SACRAMENTO, Calif. (CN) – California utility giant Pacific Gas & Electric on Thursday promised to turn off electricity in wildfire-prone areas when wind and other factors could abet the rapid spread of a blaze.
PG&E announced that provision and several others as it grapples with the fallout from a series of wildfires in Northern California last October that killed 44 people and have so far led to $10 billion in insurance claims.
“All of us need to work together to make decisions and put in place solutions based on the dynamics of climate change and severe weather events,” said Pat Hogan, an executive with the PG&E’s electricity management division.
The new safety provisions appear to be in response to the Wine Country fires.
Cal Fire has yet to determine a cause for the approximately 250 wildfires that broke out last October. The fires scorched about 245,000 acres across several counties in Northern California.
But emergency dispatches point to downed power lines as a probable cause, and numerous lawsuits against PG&E have already been filed. The California Legislature recently held a hearing urging the utility company to update its safety provisions.
Along with pre-emptive electricity shut-offs, PG&E will replace old power lines with newer, stronger coated lines and space them farther apart to prevent line-on-line contact. The company plans to increase vegetation management and disabling circuit breakers in high-risk areas during fire season.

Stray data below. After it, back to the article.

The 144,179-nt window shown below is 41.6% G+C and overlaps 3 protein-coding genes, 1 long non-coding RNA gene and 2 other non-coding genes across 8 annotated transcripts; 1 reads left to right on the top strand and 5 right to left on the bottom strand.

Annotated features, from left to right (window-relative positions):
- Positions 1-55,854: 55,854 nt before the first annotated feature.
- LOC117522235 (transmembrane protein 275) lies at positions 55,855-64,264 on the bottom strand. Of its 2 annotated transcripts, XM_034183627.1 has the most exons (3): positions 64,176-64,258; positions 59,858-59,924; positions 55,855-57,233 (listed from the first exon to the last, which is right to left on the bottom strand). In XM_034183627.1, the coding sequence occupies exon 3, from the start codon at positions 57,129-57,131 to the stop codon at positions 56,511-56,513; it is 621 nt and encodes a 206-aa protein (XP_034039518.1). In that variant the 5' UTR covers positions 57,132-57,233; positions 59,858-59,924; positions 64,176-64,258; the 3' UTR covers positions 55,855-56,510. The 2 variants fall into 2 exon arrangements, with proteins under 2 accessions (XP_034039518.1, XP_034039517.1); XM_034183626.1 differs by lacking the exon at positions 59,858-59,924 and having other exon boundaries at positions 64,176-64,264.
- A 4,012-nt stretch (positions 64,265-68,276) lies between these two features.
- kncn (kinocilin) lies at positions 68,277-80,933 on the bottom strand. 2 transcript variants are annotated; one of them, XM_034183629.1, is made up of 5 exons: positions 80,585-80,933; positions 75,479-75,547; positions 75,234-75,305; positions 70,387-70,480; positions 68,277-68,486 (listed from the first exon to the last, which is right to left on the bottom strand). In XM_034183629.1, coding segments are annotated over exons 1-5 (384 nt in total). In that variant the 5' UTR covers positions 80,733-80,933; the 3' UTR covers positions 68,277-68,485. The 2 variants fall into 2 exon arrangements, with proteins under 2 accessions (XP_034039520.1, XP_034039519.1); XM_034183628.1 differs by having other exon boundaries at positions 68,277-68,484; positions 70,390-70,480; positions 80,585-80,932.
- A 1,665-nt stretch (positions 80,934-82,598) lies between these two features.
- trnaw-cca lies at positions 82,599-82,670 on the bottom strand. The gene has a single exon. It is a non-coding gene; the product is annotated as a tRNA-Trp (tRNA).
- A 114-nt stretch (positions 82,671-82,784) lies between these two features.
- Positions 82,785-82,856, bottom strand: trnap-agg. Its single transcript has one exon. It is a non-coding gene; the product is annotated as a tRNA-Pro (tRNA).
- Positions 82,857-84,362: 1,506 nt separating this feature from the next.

Many of the initiatives come at the behest of state lawmakers who challenged PG&E to enhance its wildland fire mitigation during a hearing conducted in January.
Of all the new measures, the most controversial is turning off electricity during high-wind events.
San Diego Gas and Electric turned off power to more than 19,000 customers in December 2017 while the wind-driven Thomas Fire burned nearly 200 miles to the north. Doing so incurred the wrath of several customers and some politicians.
San Diego County Supervisor Dianne Jacob called on the California Public Utilities Commission to investigate. She further said shutting off power can cut people off from evacuation notices and other vital fire-related information.
Nevertheless, utility, fire and other public safety officials say the practice could be the best way to prevent a firestorm like the ones that broke out across Northern California this past fall.
PG&E is eager to point out Cal Fire has yet to conclude its investigation. But the moves announced Thursday indicate the utility’s concerns about potential liability associated with the most expensive wildfires in California’s history. PG&E has seen its stock price decline by 40 percent since the fires, and recently said it would suspend dividend payouts to investors – a move expected to save the company $250 million annually.
Reportedly, its lobbyists have been busy in Sacramento working to change liability laws so utilities will not have to foot the bill for reconstruction of areas ravaged by wildfire.
Specifically, PG&E and other utilities oppose the legal principle of inverse condemnation, which allows them to be held liable even if the fires were not created by a failure to maintain equipment or other forms of gross negligence.
The lobbyists’ efforts appear to be working.
During President Donald Trump visit to California last week, Gov. Jerry Brown and a bipartisan group of legislators released an announcement about how the state plans to increase resilience to climate change and better manage its response to natural disasters. While the announcement didn’t receive much fanfare, one of the recommended provisions tucked at the end said: “Update liability rules and regulations for utility services in light of changing climate and the increased severity and frequency of weather events.”